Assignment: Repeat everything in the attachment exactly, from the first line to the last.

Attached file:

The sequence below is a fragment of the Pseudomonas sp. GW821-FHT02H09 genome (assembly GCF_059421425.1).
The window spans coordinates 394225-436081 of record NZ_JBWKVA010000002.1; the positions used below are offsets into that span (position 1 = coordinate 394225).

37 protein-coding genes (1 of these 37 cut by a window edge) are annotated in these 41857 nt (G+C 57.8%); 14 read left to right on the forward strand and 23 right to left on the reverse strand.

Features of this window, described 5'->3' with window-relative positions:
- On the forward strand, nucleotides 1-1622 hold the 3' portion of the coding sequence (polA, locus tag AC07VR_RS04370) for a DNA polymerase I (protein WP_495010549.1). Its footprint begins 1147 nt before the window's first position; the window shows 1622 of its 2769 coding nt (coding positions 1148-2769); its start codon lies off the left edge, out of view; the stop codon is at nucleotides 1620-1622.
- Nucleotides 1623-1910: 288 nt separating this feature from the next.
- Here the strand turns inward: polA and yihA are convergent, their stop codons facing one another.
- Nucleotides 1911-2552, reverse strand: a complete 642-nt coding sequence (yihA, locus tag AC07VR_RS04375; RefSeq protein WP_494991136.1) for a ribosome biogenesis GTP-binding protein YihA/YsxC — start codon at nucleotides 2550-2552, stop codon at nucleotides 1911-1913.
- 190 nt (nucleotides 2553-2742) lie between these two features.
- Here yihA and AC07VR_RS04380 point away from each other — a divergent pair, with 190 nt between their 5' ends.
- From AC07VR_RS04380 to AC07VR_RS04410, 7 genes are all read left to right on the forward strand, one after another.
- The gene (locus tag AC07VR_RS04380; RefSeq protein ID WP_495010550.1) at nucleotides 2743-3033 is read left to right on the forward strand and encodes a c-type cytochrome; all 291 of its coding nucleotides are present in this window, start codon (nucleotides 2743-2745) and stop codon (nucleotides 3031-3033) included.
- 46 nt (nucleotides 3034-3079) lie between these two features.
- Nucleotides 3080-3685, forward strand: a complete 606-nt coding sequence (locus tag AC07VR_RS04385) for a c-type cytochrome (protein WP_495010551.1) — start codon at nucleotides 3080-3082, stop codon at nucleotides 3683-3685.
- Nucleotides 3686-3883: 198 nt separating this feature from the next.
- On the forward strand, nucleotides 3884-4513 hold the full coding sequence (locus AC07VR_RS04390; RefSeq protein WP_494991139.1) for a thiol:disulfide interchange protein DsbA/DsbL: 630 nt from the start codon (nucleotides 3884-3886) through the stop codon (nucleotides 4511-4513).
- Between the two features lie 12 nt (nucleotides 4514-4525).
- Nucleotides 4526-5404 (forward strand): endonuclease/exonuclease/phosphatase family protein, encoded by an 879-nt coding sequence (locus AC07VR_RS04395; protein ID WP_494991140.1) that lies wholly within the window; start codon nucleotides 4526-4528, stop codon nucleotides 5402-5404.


The sequence below is a fragment of the Pseudomonas sp. GW821-FHT02H09 genome (assembly GCF_059421425.1).
The window spans coordinates 394225-436081 of record NZ_JBWKVA010000002.1; the positions used below are offsets into that span (position 1 = coordinate 394225).

37 protein-coding genes (1 of these 37 cut by a window edge) are annotated in these 41857 nt (G+C 57.8%); 14 read left to right on the forward strand and 23 right to left on the reverse strand.

Features of this window, described 5'->3' with window-relative positions:
- On the forward strand, nucleotides 1-1622 hold the 3' portion of the coding sequence (polA, locus tag AC07VR_RS04370) for a DNA polymerase I (protein WP_495010549.1). Its footprint begins 1147 nt before the window's first position; the window shows 1622 of its 2769 coding nt (coding positions 1148-2769); its start codon lies off the left edge, out of view; the stop codon is at nucleotides 1620-1622.
- Nucleotides 1623-1910: 288 nt separating this feature from the next.
- Here the strand turns inward: polA and yihA are convergent, their stop codons facing one another.
- Nucleotides 1911-2552, reverse strand: a complete 642-nt coding sequence (yihA, locus tag AC07VR_RS04375; RefSeq protein WP_494991136.1) for a ribosome biogenesis GTP-binding protein YihA/YsxC — start codon at nucleotides 2550-2552, stop codon at nucleotides 1911-1913.
- 190 nt (nucleotides 2553-2742) lie between these two features.
- Here yihA and AC07VR_RS04380 point away from each other — a divergent pair, with 190 nt between their 5' ends.
- From AC07VR_RS04380 to AC07VR_RS04410, 7 genes are all read left to right on the forward strand, one after another.
- The gene (locus tag AC07VR_RS04380; RefSeq protein ID WP_495010550.1) at nucleotides 2743-3033 is read left to right on the forward strand and encodes a c-type cytochrome; all 291 of its coding nucleotides are present in this window, start codon (nucleotides 2743-2745) and stop codon (nucleotides 3031-3033) included.
- 46 nt (nucleotides 3034-3079) lie between these two features.
- Nucleotides 3080-3685, forward strand: a complete 606-nt coding sequence (locus tag AC07VR_RS04385) for a c-type cytochrome (protein WP_495010551.1) — start codon at nucleotides 3080-3082, stop codon at nucleotides 3683-3685.
- Nucleotides 3686-3883: 198 nt separating this feature from the next.
- On the forward strand, nucleotides 3884-4513 hold the full coding sequence (locus AC07VR_RS04390; RefSeq protein WP_494991139.1) for a thiol:disulfide interchange protein DsbA/DsbL: 630 nt from the start codon (nucleotides 3884-3886) through the stop codon (nucleotides 4511-4513).
- Between the two features lie 12 nt (nucleotides 4514-4525).
- Nucleotides 4526-5404 (forward strand): endonuclease/exonuclease/phosphatase family protein, encoded by an 879-nt coding sequence (locus AC07VR_RS04395; protein ID WP_494991140.1) that lies wholly within the window; start codon nucleotides 4526-4528, stop codon nucleotides 5402-5404.